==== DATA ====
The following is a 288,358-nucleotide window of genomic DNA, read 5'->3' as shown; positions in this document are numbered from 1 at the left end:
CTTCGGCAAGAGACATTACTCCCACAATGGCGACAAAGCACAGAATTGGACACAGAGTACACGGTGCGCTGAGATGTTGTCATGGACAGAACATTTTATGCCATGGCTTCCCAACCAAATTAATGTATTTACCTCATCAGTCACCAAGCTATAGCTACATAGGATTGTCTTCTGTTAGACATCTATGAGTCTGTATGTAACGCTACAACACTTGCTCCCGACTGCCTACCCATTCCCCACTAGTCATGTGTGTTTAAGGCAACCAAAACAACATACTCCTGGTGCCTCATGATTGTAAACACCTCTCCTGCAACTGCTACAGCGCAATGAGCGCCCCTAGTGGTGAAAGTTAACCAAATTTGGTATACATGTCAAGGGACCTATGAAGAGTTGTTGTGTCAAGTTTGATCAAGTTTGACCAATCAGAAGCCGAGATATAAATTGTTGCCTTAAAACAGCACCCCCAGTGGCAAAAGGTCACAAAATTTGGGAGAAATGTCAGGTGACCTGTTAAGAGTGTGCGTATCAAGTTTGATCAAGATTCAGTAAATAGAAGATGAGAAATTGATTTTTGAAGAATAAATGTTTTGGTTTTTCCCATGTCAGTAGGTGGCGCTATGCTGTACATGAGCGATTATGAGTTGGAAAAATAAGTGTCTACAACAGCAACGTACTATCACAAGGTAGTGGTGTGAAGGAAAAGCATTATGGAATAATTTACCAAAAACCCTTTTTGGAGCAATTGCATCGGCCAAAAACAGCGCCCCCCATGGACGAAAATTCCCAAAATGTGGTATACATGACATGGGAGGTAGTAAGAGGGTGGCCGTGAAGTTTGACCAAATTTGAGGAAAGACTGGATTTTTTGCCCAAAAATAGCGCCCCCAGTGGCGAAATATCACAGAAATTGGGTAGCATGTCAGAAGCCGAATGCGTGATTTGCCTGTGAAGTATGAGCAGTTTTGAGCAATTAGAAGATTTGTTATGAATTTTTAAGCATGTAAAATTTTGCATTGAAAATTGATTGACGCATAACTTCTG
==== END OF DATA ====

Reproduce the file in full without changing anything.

The following is a 288,358-nucleotide window of genomic DNA, read 5'->3' as shown; positions in this document are numbered from 1 at the left end:
CTTCGGCAAGAGACATTACTCCCACAATGGCGACAAAGCACAGAATTGGACACAGAGTACACGGTGCGCTGAGATGTTGTCATGGACAGAACATTTTATGCCATGGCTTCCCAACCAAATTAATGTATTTACCTCATCAGTCACCAAGCTATAGCTACATAGGATTGTCTTCTGTTAGACATCTATGAGTCTGTATGTAACGCTACAACACTTGCTCCCGACTGCCTACCCATTCCCCACTAGTCATGTGTGTTTAAGGCAACCAAAACAACATACTCCTGGTGCCTCATGATTGTAAACACCTCTCCTGCAACTGCTACAGCGCAATGAGCGCCCCTAGTGGTGAAAGTTAACCAAATTTGGTATACATGTCAAGGGACCTATGAAGAGTTGTTGTGTCAAGTTTGATCAAGTTTGACCAATCAGAAGCCGAGATATAAATTGTTGCCTTAAAACAGCACCCCCAGTGGCAAAAGGTCACAAAATTTGGGAGAAATGTCAGGTGACCTGTTAAGAGTGTGCGTATCAAGTTTGATCAAGATTCAGTAAATAGAAGATGAGAAATTGATTTTTGAAGAATAAATGTTTTGGTTTTTCCCATGTCAGTAGGTGGCGCTATGCTGTACATGAGCGATTATGAGTTGGAAAAATAAGTGTCTACAACAGCAACGTACTATCACAAGGTAGTGGTGTGAAGGAAAAGCATTATGGAATAATTTACCAAAAACCCTTTTTGGAGCAATTGCATCGGCCAAAAACAGCGCCCCCCATGGACGAAAATTCCCAAAATGTGGTATACATGACATGGGAGGTAGTAAGAGGGTGGCCGTGAAGTTTGACCAAATTTGAGGAAAGACTGGATTTTTTGCCCAAAAATAGCGCCCCCAGTGGCGAAATATCACAGAAATTGGGTAGCATGTCAGAAGCCGAATGCGTGATTTGCCTGTGAAGTATGAGCAGTTTTGAGCAATTAGAAGATTTGTTATGAATTTTTAAGCATGTAAAATTTTGCATTGAAAATTGATTGACGCATAACTTCTG